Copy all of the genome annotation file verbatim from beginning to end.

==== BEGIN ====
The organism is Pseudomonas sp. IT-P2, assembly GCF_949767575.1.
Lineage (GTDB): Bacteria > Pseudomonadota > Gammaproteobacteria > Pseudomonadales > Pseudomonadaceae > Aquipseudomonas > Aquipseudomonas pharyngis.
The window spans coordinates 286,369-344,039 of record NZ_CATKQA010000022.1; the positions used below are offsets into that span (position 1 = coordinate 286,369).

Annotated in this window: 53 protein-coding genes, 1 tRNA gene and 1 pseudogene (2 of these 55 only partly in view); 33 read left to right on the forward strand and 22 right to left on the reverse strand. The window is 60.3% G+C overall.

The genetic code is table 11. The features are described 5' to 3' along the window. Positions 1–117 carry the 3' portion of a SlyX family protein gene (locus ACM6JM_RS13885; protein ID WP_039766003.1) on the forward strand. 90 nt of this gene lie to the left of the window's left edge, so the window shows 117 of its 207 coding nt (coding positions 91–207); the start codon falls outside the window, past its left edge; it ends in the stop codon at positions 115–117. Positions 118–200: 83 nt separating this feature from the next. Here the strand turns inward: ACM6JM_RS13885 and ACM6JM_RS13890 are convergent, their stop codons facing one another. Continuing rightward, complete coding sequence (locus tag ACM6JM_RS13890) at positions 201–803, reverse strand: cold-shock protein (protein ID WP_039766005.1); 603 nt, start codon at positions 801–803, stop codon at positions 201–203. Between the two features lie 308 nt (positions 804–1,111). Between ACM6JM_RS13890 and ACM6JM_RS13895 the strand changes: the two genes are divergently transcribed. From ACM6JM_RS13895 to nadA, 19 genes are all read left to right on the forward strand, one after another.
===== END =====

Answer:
The organism is Pseudomonas sp. IT-P2, assembly GCF_949767575.1.
Lineage (GTDB): Bacteria > Pseudomonadota > Gammaproteobacteria > Pseudomonadales > Pseudomonadaceae > Aquipseudomonas > Aquipseudomonas pharyngis.
The window spans coordinates 286,369-344,039 of record NZ_CATKQA010000022.1; the positions used below are offsets into that span (position 1 = coordinate 286,369).

Annotated in this window: 53 protein-coding genes, 1 tRNA gene and 1 pseudogene (2 of these 55 only partly in view); 33 read left to right on the forward strand and 22 right to left on the reverse strand. The window is 60.3% G+C overall.

The genetic code is table 11. The features are described 5' to 3' along the window. Positions 1–117 carry the 3' portion of a SlyX family protein gene (locus ACM6JM_RS13885; protein ID WP_039766003.1) on the forward strand. 90 nt of this gene lie to the left of the window's left edge, so the window shows 117 of its 207 coding nt (coding positions 91–207); the start codon falls outside the window, past its left edge; it ends in the stop codon at positions 115–117. Positions 118–200: 83 nt separating this feature from the next. Here the strand turns inward: ACM6JM_RS13885 and ACM6JM_RS13890 are convergent, their stop codons facing one another. Continuing rightward, complete coding sequence (locus tag ACM6JM_RS13890) at positions 201–803, reverse strand: cold-shock protein (protein ID WP_039766005.1); 603 nt, start codon at positions 801–803, stop codon at positions 201–203. Between the two features lie 308 nt (positions 804–1,111). Between ACM6JM_RS13890 and ACM6JM_RS13895 the strand changes: the two genes are divergently transcribed. From ACM6JM_RS13895 to nadA, 19 genes are all read left to right on the forward strand, one after another.